There is an increasing trend occurring in the horse world – a challenging and slightly sensitive one. It is becoming harder and harder to find staff, or grooms, for barns and shows, which is concerning, considering these individuals are the backbone of our industry. As a barn manager myself, I experience significant dread any time one of my staff members hands in his or her notice. Trying to find eager equine caretakers has become an agonizing process.
Where did all the grooms go?
Even the upper echelons of the industry are feeling the strain where there is a reduction in qualified grooms available to work for the show barns. Often viewed as one of the more “glamorous” or sought-after jobs in the industry, it raises questions as to why this is happening.
Sharon McMaster, Academic Program Coordinator at for the equine programs through University of Guelph Ridgetown Campus and manager of the Performance Horse Handler program, has a unique perspective on the industry, working closely with the next generation as well as being in regular contact with employers. “I have certainly heard mention of groom shortages,” says Sharon. “It is definitely a growing problem and is not limited to Canada, either.” Amanda*, a full-time international groom based out of Ontario with over a decade of grooming experience, has a slightly different take on the issue. “I haven’t noticed a lack of enthusiasm for people wanting to groom as much as a lack of enthusiasm for putting in 100 per cent a minimum of six days a week, however many hours a day are necessary. Then they realize that even the most experienced grooms are still out there mucking stalls, cleaning the barn, scrubbing walls, and picking paddocks.”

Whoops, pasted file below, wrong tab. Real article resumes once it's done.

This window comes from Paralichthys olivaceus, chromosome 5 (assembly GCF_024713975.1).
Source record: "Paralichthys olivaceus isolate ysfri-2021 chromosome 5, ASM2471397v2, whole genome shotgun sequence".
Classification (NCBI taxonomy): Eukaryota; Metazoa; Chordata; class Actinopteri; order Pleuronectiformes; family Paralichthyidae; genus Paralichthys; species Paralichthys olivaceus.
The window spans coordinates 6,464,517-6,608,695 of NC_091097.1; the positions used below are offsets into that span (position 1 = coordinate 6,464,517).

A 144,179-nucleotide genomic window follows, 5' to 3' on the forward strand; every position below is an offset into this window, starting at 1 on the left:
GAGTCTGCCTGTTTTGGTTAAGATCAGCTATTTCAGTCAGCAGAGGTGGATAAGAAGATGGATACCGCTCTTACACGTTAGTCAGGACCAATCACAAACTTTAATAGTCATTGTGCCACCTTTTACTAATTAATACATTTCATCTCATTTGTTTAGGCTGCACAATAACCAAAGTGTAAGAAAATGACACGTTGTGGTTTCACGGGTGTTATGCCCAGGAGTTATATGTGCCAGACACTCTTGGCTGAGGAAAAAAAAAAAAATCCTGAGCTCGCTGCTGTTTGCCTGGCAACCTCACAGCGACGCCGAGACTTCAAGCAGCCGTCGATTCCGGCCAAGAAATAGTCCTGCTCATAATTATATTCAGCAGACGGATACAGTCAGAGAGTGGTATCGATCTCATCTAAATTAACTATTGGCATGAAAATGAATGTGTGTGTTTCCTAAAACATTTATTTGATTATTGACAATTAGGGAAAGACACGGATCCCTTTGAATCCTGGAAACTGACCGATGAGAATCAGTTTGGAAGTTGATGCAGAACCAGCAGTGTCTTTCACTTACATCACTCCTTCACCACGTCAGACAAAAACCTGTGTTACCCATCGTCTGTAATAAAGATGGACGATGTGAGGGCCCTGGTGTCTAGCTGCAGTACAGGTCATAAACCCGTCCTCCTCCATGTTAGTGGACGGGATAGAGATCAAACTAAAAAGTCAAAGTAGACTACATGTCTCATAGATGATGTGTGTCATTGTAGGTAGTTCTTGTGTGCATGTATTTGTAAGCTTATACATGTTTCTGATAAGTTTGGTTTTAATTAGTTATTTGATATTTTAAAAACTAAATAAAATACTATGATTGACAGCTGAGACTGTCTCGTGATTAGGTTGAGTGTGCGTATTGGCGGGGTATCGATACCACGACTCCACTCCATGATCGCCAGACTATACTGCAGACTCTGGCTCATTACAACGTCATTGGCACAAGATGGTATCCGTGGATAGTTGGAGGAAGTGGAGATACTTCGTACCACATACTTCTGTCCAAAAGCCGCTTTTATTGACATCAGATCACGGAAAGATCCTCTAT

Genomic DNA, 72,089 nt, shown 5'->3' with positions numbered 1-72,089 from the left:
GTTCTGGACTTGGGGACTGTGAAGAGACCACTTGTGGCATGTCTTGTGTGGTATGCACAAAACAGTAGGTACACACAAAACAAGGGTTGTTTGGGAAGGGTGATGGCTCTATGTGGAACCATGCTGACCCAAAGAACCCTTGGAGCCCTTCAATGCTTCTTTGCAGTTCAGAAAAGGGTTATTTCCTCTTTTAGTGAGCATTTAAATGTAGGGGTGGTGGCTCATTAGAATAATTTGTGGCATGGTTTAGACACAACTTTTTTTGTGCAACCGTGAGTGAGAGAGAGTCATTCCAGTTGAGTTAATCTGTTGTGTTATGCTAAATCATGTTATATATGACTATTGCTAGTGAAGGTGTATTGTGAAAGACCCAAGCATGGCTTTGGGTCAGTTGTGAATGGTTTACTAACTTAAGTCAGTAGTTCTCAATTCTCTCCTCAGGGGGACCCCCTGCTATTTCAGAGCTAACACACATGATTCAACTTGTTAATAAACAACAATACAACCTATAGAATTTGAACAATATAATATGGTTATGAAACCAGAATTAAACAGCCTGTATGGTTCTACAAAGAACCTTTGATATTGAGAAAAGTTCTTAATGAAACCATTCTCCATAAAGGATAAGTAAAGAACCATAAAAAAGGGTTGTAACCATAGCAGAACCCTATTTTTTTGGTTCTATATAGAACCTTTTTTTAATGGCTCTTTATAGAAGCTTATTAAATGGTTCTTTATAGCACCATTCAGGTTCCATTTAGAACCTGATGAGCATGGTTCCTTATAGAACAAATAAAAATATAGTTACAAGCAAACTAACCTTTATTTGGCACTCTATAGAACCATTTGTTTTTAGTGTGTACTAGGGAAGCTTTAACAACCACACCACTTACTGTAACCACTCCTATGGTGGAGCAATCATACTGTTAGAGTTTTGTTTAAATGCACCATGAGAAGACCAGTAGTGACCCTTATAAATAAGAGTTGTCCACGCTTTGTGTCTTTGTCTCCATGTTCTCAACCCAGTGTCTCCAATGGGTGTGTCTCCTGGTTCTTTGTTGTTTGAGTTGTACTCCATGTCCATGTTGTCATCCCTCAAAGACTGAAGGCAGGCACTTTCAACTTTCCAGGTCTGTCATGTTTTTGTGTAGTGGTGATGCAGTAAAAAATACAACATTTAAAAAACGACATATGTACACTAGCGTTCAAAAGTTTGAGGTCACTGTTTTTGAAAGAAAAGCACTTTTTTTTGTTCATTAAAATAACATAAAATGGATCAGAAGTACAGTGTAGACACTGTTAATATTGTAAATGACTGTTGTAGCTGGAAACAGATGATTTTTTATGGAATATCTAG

When looking at enrollment figures, Sharon notes that she has had consistent numbers and interest in the Performance Horse Handler program over the last five years – so it would certainly seem that the interest is there for newcomers, but they aren’t making it over the long term.